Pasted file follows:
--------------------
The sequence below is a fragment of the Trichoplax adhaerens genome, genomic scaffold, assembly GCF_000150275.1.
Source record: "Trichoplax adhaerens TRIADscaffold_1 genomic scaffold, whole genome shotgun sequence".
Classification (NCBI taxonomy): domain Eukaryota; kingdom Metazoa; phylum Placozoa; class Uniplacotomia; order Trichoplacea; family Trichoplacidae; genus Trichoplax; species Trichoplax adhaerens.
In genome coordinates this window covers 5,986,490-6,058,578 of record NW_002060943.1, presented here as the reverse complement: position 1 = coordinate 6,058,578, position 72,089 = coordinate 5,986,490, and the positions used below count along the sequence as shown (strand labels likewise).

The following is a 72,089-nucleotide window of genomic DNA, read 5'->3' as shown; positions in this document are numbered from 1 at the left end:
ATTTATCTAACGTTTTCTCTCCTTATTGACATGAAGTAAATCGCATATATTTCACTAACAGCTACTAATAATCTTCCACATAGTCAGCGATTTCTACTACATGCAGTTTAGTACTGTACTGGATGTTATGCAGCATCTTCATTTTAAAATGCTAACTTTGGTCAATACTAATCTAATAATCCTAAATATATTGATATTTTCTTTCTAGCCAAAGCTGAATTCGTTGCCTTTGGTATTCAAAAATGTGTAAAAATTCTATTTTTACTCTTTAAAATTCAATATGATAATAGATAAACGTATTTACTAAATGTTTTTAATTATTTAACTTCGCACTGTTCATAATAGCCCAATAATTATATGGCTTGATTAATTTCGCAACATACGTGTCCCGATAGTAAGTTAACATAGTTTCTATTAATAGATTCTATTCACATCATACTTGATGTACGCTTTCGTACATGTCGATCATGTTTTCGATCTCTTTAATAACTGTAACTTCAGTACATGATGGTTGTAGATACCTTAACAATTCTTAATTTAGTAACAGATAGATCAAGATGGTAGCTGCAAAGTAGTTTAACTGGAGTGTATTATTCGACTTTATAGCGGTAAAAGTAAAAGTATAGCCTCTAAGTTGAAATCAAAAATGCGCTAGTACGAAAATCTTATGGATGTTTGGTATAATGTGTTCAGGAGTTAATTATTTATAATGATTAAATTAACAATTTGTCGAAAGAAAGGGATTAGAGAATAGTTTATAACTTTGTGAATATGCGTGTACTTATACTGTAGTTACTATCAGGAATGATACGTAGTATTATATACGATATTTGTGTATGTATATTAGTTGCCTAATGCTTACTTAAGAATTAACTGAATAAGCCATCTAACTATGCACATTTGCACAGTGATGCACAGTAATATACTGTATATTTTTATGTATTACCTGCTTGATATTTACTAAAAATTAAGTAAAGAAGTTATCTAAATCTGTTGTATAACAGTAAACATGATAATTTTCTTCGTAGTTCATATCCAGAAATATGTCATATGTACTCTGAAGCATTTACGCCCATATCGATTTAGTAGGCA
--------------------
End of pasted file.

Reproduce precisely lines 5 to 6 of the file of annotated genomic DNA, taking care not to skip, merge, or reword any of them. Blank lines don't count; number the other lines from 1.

The following is a 72,089-nucleotide window of genomic DNA, read 5'->3' as shown; positions in this document are numbered from 1 at the left end:
ATTTATCTAACGTTTTCTCTCCTTATTGACATGAAGTAAATCGCATATATTTCACTAACAGCTACTAATAATCTTCCACATAGTCAGCGATTTCTACTACATGCAGTTTAGTACTGTACTGGATGTTATGCAGCATCTTCATTTTAAAATGCTAACTTTGGTCAATACTAATCTAATAATCCTAAATATATTGATATTTTCTTTCTAGCCAAAGCTGAATTCGTTGCCTTTGGTATTCAAAAATGTGTAAAAATTCTATTTTTACTCTTTAAAATTCAATATGATAATAGATAAACGTATTTACTAAATGTTTTTAATTATTTAACTTCGCACTGTTCATAATAGCCCAATAATTATATGGCTTGATTAATTTCGCAACATACGTGTCCCGATAGTAAGTTAACATAGTTTCTATTAATAGATTCTATTCACATCATACTTGATGTACGCTTTCGTACATGTCGATCATGTTTTCGATCTCTTTAATAACTGTAACTTCAGTACATGATGGTTGTAGATACCTTAACAATTCTTAATTTAGTAACAGATAGATCAAGATGGTAGCTGCAAAGTAGTTTAACTGGAGTGTATTATTCGACTTTATAGCGGTAAAAGTAAAAGTATAGCCTCTAAGTTGAAATCAAAAATGCGCTAGTACGAAAATCTTATGGATGTTTGGTATAATGTGTTCAGGAGTTAATTATTTATAATGATTAAATTAACAATTTGTCGAAAGAAAGGGATTAGAGAATAGTTTATAACTTTGTGAATATGCGTGTACTTATACTGTAGTTACTATCAGGAATGATACGTAGTATTATATACGATATTTGTGTATGTATATTAGTTGCCTAATGCTTACTTAAGAATTAACTGAATAAGCCATCTAACTATGCACATTTGCACAGTGATGCACAGTAATATACTGTATATTTTTATGTATTACCTGCTTGATATTTACTAAAAATTAAGTAAAGAAGTTATCTAAATCTGTTGTATAACAGTAAACATGATAATTTTCTTCGTAGTTCATATCCAGAAATATGTCATATGTACTCTGAAGCATTTACGCCCATATCGATTTAGTAGGCA